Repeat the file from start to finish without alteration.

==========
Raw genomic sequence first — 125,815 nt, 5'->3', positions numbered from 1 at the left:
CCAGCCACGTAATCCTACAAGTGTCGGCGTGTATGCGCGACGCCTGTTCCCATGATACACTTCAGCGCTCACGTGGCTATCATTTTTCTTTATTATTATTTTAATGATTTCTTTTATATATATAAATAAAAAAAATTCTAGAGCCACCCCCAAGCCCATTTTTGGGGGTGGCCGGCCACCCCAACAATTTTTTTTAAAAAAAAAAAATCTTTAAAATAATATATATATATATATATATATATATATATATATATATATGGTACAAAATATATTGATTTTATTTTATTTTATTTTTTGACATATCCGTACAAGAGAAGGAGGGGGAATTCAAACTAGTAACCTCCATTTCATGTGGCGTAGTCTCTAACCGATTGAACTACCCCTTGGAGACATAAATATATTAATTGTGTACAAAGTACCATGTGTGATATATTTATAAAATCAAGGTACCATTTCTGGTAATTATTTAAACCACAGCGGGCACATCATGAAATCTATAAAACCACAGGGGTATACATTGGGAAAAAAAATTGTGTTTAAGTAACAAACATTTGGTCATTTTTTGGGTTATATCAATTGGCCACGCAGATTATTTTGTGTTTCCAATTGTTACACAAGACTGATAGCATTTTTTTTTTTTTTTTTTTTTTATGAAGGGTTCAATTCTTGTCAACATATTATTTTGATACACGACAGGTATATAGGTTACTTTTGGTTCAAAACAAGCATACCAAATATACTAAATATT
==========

Raw genomic sequence first — 125,815 nt, 5'->3', positions numbered from 1 at the left:
CCAGCCACGTAATCCTACAAGTGTCGGCGTGTATGCGCGACGCCTGTTCCCATGATACACTTCAGCGCTCACGTGGCTATCATTTTTCTTTATTATTATTTTAATGATTTCTTTTATATATATAAATAAAAAAAATTCTAGAGCCACCCCCAAGCCCATTTTTGGGGGTGGCCGGCCACCCCAACAATTTTTTTTAAAAAAAAAAAATCTTTAAAATAATATATATATATATATATATATATATATATATATATATATGGTACAAAATATATTGATTTTATTTTATTTTATTTTTTGACATATCCGTACAAGAGAAGGAGGGGGAATTCAAACTAGTAACCTCCATTTCATGTGGCGTAGTCTCTAACCGATTGAACTACCCCTTGGAGACATAAATATATTAATTGTGTACAAAGTACCATGTGTGATATATTTATAAAATCAAGGTACCATTTCTGGTAATTATTTAAACCACAGCGGGCACATCATGAAATCTATAAAACCACAGGGGTATACATTGGGAAAAAAAATTGTGTTTAAGTAACAAACATTTGGTCATTTTTTGGGTTATATCAATTGGCCACGCAGATTATTTTGTGTTTCCAATTGTTACACAAGACTGATAGCATTTTTTTTTTTTTTTTTTTTTTATGAAGGGTTCAATTCTTGTCAACATATTATTTTGATACACGACAGGTATATAGGTTACTTTTGGTTCAAAACAAGCATACCAAATATACTAAATATT